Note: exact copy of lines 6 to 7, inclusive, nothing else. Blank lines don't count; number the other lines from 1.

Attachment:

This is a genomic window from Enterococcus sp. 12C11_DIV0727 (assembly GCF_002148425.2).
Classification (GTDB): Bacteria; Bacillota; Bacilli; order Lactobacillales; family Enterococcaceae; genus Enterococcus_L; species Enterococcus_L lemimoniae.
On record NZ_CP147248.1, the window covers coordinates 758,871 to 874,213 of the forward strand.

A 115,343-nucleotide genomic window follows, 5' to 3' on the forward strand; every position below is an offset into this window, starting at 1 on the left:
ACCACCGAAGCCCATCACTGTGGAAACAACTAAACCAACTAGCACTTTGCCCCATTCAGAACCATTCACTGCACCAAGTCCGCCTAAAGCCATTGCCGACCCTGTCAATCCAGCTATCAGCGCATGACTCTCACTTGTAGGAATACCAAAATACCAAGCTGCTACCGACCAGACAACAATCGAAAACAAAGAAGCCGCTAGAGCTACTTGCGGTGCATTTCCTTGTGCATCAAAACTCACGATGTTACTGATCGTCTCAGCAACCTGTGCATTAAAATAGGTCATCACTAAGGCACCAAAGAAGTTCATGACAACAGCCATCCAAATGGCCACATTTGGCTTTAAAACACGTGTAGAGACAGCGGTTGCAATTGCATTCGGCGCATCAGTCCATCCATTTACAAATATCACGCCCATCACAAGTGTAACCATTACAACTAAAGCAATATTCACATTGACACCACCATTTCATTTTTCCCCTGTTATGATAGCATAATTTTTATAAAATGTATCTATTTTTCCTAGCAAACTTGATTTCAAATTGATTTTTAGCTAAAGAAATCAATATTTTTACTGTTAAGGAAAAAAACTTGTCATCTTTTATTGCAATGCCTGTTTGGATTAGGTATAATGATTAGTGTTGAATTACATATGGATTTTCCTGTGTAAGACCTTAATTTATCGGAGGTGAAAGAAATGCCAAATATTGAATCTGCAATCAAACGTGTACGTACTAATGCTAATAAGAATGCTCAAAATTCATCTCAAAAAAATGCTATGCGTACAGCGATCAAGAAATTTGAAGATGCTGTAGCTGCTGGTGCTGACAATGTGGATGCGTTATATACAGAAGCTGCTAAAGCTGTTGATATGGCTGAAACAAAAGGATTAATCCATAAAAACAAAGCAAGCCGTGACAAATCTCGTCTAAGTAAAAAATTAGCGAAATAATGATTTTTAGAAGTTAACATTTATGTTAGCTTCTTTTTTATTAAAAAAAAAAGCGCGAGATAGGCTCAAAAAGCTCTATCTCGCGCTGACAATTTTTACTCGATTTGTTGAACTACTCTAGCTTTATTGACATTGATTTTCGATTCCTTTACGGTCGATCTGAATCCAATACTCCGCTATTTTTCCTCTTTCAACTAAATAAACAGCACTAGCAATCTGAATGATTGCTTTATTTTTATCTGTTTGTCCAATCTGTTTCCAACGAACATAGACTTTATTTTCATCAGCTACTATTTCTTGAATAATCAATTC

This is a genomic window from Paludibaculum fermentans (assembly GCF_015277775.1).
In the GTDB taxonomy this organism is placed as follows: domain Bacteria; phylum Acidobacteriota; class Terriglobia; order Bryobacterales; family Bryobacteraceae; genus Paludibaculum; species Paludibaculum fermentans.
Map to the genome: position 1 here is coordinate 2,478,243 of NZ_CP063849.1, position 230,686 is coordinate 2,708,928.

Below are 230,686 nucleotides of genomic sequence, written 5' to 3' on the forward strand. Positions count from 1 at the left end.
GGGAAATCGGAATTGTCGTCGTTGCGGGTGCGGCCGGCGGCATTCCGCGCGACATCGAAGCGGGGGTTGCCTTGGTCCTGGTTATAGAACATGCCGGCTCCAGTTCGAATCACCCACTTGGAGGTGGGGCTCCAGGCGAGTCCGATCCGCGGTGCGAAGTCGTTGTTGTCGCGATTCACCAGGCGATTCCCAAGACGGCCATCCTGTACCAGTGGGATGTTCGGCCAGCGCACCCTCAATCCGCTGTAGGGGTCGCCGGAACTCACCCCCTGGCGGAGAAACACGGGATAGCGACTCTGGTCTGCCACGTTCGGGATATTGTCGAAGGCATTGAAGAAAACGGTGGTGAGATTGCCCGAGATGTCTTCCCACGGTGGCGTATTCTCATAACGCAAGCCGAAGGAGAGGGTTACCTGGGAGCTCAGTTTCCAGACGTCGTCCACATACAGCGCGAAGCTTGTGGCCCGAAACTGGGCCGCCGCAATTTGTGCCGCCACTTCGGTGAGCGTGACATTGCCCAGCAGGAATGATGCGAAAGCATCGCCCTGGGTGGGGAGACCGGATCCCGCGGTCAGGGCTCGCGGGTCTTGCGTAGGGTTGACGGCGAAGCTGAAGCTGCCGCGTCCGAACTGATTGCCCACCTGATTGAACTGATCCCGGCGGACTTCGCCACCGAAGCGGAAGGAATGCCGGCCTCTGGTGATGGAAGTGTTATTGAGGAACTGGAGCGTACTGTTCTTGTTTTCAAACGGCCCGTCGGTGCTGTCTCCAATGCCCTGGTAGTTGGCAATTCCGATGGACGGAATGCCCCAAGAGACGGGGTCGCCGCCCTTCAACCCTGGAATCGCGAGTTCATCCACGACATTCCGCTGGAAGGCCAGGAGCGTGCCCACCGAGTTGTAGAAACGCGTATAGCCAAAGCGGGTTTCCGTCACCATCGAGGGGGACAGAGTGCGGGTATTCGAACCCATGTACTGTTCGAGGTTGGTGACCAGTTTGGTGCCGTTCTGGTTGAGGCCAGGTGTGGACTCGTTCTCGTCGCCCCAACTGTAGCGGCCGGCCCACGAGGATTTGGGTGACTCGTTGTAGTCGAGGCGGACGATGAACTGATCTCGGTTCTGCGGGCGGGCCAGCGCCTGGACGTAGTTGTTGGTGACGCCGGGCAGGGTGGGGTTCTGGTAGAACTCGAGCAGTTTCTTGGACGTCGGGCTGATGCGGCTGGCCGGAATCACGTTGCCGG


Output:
This is a genomic window from Paludibaculum fermentans (assembly GCF_015277775.1).
In the GTDB taxonomy this organism is placed as follows: domain Bacteria; phylum Acidobacteriota; class Terriglobia; order Bryobacterales; family Bryobacteraceae; genus Paludibaculum; species Paludibaculum fermentans.